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THE VETERAN

Page 12
Download PDF of this full issue: v43n2.pdf (20 MB)

<< 11. Selective Memory of Our Quagmire-Prone History13. I Had Ray Davis's Job, in Laos 30 Years Ago Same Cover, Same Lies >>

Whistleblower Patriots?

By Michael F. Cascanet

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Whistle blower Patriots or Anti-American Spies? PFC Bradley Manning and Edward Snowden are both low-level operatives in a bloated US Intelligence system consisting of several million military, homeland security, state department and civilian contract workers who hold top secret security clearances. Manning and Snowden compiled and caused to be published classified documents, as Daniel Ellsburg did with the "Pentagon Papers" during the Nixon administration. Ellsburg is correctly remembered as a patriot while Manning is awaiting a long prison sentence and Snowden is running from prosecution as a traitor.

It is impossible for me to argue in this article whether the release of these documents by Manning and Snowden caused any harm to the intelligence gathering community or to the security efforts of the United States. For one, such a discussion would take thousands of words. For another, to make such an argument using the facts would require full access to top secret classified documents, sources and methods which, of course, are unavailable to us.

Rather, I will argue a few key generalities about the Manning/Snowden affairs that are obvious to me as a former low-level Army Security Agency translator/cryptanalyst/foreign language voice intercept operator in the 1970's. My experience, the historical record as it applies to Daniel Ellsburg, as well as the historical record of executive branch overreach from Nixon to Obama in the security realm, all suggest that most of the real mistakes and infractions of the law for which we as a country are ready to imprison Manning and Snowden, rest squarely on the shoulders of the managers of the US Intelligence community.

A key commandment of the intelligence community when I was a member of it was called "need to know." Besides having the proper clearance, I was required to have a clear "need to know" in order to acquire any information from the intelligence community besides the very limited raw information that I was privy to in my day-to-day military operations. Several times during my tenure as a Cambodian linguist I formally requested background information about a certain topic and was denied access. Even in my own Army Security Agency overseas facility where I worked with the French linguists who translated Cambodian diplomatic radio traffic, I was not allowed to read their daily transcripts. All of that was denied me by the NSA under "need to know." Another example was that on the first of the month sometime in 1972 a Cambodian field command that I had been decrypting, translating and forwarding to NSA changed its cypher key. In other words, the "secret" writing they had been using to hide the text of their message so that only the writer and the intended reader could understand it I also knew and could use it to reconstruct their message in Cambodian. When the Cambodians changed the key I asked NSA for the new one and was again denied under "need to know." I was cleared enough to translate their messages but not to have the key to decrypt it. Bottom line, I found out that it wasn't a violation to crack the code myself, and so I did which allowed me to send translations of their radio traffic in English to NSA.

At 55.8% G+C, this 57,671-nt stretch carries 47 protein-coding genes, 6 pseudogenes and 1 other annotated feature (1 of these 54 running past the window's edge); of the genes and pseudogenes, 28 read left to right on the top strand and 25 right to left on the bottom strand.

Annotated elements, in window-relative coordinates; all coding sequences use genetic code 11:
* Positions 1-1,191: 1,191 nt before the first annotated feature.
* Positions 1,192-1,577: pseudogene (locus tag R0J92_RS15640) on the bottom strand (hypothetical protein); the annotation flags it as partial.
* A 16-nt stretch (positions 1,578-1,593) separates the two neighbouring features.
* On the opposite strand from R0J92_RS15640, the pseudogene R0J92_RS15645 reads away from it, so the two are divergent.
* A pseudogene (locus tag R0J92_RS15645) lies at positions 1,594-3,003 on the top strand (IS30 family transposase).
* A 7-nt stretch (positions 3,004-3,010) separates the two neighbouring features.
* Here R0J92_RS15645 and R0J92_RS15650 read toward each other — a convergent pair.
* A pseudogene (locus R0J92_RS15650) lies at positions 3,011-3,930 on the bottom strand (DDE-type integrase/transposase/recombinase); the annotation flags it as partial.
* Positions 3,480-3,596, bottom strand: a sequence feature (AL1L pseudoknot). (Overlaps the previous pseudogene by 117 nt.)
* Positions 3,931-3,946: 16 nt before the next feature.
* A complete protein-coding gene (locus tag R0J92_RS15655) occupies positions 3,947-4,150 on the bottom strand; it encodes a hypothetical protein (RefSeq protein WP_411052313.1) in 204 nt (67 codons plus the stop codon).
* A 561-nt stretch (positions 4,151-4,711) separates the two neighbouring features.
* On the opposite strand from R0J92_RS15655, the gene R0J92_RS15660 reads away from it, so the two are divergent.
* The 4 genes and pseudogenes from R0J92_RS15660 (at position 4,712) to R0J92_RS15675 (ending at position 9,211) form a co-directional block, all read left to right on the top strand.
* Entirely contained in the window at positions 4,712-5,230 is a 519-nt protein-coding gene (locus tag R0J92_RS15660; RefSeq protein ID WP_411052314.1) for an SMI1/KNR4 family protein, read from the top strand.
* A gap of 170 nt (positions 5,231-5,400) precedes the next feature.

Need to know was a pain, but it was also the law. It prevented one person from gathering tons of information that if disclosed, might be detrimental to the security of the US.

Manning and Snowden gathered thousands of pages of documents of military, diplomatic and homeland security importance. The blame for that lies not with them, or any other PFC or GS-5 with a clearance. The fault for that lies with the President, the Director of Homeland Security, the Director of the NSA, The Secretary of Defense, and whoever else allowed such low-level workers with a top secret security clearance to access such a broad and deep portion of the US Intel data base.

Homeland Security has grown way too large. There are too many civilian contract workers in the security mix. The NSA and CIA have been allowed to carry out programs (data mining, domestic phone intercept, domestic internet intercept, drone missions, rendition, third party torture) that are unconstitutional.

What happened to "need to know?" What high ranking government civilian leader or military general grade officer decided to ignore "need to know" as a key intelligence commandment and give open access to tens of thousands of classified US documents to E-3's and contract civilians?

Why are Manning and Snowden subject to imprisonment while not one of their senior officers, supervisors, executive branch bosses or congressional overseers questioned or accused?


Michael F. Cascanet, CPT, CA, USAR (Ret.) Active duty US Army Security Agency 1971-1973, SP4, Cambodian Linguist @7th RRFS, Thailand. US Army INSCOM, 1975-1979, SSG, Chinese Mandarin Voice Intercept Operator @USAFS Korea. US Army Reserve 1980-1996, CPT, Signal Officer, Civil Affairs Officer @Liverpool, NY. Drafted out of college 1971, Top Secret, SI security clearance 1971-1979. Secret security clearance 1980-1996.


<< 11. Selective Memory of Our Quagmire-Prone History13. I Had Ray Davis's Job, in Laos 30 Years Ago Same Cover, Same Lies >>



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